Proof We Need to Talk about Dancers' Mental Health
Is the dance world doing enough for dancers' mental health? Judging from the incredible reaction to Kathleen McGuire's recent story on the topic, it seems that the answer is a resounding "no."
Not only did the piece quickly become one of our most-read, readers shared it hundreds of times, and many reached out to us directly with their own stories. On Facebook, Twitter and through email, several people offered up suggestions for how the dance field could improve. We wanted to share some of the top comments we got—because it's obviously a conversation we all need to have.
Some of you offered smart suggestions:
Boston Ballet School has had a close relationship with a mental health professional for a several years now, in addition to a Nutritionist and Physical Therapist as part of their wellness team; services offered to families of the Boston Ballet School. Her article brings up a very important aspect of a dancer's training, and it should be known that institutions are recognizing this is so.
—Jennifer Markham, Faculty, Boston Ballet School
I had a career as a dancer, at the highest level and for many years have been a psychotherapist, so I too am trying rid the dance world of the mental health stigma. I have a blog, which can be reached via my website, counsellingfordancers.com.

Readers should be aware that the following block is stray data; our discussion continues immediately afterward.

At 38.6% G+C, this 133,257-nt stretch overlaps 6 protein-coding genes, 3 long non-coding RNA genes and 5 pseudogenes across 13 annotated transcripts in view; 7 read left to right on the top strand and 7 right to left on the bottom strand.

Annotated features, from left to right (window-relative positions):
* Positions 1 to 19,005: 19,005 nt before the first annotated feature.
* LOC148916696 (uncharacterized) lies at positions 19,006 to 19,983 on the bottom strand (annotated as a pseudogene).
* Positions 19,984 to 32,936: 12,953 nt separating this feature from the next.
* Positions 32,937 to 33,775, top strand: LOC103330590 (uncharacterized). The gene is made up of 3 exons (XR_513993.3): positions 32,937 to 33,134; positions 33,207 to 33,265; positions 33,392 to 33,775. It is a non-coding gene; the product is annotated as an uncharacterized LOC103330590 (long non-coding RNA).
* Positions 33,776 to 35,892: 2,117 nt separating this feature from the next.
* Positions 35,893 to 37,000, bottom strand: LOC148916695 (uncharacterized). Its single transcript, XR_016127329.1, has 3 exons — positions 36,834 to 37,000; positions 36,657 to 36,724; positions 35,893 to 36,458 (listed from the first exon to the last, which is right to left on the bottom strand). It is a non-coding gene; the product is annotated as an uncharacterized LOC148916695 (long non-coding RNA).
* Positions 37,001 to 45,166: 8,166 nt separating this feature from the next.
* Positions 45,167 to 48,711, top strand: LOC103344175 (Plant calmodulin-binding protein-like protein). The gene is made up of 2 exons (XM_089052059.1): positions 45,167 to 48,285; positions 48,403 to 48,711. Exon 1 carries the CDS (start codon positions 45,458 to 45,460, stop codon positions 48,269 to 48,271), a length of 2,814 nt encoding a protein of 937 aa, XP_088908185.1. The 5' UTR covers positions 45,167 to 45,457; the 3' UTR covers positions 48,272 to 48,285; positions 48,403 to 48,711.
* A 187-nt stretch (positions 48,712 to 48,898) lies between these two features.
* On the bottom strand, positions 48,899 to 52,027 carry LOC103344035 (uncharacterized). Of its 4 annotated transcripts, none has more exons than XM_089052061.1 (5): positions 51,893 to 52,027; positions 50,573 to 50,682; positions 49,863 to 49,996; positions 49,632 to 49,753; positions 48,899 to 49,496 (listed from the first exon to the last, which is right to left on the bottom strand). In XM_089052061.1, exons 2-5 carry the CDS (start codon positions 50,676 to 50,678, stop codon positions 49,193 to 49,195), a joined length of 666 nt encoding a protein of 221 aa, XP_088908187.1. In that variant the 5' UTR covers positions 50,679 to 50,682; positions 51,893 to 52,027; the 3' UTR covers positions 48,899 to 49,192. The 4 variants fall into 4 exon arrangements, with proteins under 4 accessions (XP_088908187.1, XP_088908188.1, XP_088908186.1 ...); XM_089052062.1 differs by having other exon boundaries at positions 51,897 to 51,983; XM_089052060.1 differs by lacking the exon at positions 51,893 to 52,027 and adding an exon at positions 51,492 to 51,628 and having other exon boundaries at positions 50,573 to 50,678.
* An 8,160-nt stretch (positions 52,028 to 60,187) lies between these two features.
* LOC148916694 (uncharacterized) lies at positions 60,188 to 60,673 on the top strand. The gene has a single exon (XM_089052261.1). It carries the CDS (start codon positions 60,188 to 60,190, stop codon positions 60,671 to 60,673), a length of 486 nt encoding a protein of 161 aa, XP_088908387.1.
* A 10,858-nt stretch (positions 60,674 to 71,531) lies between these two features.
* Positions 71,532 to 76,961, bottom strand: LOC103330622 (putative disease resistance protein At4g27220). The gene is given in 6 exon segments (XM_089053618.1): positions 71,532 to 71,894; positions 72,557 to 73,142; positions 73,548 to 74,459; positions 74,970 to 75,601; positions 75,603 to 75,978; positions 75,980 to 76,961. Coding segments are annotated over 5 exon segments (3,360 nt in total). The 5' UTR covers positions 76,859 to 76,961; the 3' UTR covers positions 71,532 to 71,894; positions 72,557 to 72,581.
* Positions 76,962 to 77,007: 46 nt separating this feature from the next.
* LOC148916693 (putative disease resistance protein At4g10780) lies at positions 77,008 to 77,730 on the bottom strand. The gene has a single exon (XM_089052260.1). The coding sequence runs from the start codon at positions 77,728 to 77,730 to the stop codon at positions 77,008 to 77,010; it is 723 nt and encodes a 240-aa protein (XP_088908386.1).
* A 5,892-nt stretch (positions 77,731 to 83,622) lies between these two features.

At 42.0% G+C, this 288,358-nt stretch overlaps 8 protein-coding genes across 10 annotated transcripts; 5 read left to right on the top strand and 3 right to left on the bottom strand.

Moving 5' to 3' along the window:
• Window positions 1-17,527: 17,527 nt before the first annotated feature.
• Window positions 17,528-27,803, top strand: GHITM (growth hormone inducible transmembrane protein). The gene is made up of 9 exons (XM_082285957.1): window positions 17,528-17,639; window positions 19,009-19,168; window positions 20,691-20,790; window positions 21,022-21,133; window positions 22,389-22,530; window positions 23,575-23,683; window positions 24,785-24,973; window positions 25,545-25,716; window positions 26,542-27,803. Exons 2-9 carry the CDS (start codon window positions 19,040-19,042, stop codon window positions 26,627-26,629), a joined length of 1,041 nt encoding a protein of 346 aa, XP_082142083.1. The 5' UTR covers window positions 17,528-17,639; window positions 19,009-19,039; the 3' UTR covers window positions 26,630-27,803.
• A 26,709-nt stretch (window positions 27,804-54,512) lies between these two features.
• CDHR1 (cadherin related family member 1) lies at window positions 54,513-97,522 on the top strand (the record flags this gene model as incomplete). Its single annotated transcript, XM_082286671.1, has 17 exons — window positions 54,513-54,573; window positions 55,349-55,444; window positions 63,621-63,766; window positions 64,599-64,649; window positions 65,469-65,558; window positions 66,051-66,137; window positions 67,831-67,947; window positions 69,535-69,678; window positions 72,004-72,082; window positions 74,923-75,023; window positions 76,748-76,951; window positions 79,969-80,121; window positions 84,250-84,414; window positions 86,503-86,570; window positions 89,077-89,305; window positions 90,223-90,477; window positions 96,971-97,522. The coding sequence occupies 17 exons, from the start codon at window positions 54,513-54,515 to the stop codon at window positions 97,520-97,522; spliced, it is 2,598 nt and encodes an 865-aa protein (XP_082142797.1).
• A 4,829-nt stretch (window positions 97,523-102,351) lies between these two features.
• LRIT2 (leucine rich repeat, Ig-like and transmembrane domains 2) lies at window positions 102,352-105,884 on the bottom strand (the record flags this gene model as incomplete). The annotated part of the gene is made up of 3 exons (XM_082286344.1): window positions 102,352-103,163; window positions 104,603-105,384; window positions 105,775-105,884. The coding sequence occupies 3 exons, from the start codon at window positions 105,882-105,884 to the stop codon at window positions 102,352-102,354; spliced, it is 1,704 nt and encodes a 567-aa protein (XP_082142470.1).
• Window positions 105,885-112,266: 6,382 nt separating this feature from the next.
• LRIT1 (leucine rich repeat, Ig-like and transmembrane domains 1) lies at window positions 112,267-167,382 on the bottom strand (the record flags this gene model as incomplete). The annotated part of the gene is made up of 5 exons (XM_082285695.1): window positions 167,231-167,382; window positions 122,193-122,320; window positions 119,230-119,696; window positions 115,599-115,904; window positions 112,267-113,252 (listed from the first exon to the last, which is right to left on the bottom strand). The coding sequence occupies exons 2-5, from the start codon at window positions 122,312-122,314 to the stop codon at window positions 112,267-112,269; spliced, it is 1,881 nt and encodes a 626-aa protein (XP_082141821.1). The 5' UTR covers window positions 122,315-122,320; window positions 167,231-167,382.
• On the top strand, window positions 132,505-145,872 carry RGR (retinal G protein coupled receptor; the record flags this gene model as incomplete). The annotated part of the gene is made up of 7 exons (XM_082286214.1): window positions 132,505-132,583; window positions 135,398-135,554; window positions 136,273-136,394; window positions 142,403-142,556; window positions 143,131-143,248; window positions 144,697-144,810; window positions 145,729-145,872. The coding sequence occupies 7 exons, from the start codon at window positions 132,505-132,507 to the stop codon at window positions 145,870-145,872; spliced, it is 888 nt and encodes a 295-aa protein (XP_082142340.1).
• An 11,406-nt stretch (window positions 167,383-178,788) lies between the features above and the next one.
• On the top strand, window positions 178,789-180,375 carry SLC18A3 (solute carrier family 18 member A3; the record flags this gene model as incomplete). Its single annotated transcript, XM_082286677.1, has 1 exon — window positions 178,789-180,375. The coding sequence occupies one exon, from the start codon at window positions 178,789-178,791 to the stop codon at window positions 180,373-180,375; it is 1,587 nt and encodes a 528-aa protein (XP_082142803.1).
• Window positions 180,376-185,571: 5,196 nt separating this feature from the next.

Many related to Kathleen's story on a personal level:
Others pointed out how studio culture can be damaging:
And a few of you offered us hope for the future:
Just four years ago, the University of Southern California's Glorya Kaufman School of Dance welcomed its first class of BFA students. The program—which boasts world-class faculty and a revolutionary approach to training focused on collaboration and hybridity—immediately established itself as one of the country's most prestigious and most innovative.
Now, the first graduating class is entering the dance field. Here, six of the 33 graduates share what they're doing post-grad, what made their experience at USC Kaufman so meaningful and how it prepared them for their next steps:
Every dancer knows there's as much magic taking place backstage as there is in what the audience sees onstage. Behind the scenes, it takes a village, says American Ballet Theatre's wig and makeup supervisor, Rena Most. With wig and makeup preparations happening in a studio of their own as the dancers rehearse, Most and her team work to make sure not a single detail is lost.
Dance Magazine recently spoke to Most to find out what actually goes into the hair and makeup looks audiences see on the ABT stage.
On a sunny July weekend, hundreds of Seattle-area dance fans converged on tiny Vashon Island, a bucolic enclave in Puget Sound about 20 miles from the city. They made the ferry trek to attend the debut performance of the fledgling Seattle Dance Collective.
SDC is not a run-of-the-mill contemporary dance company; it's the brainchild of two of Pacific Northwest Ballet's most respected principal dancers: James Yoichi Moore and Noelani Pantastico. The duo wanted to create a nimble organization to feature dancers and choreographers they felt needed more exposure in the Pacific Northwest.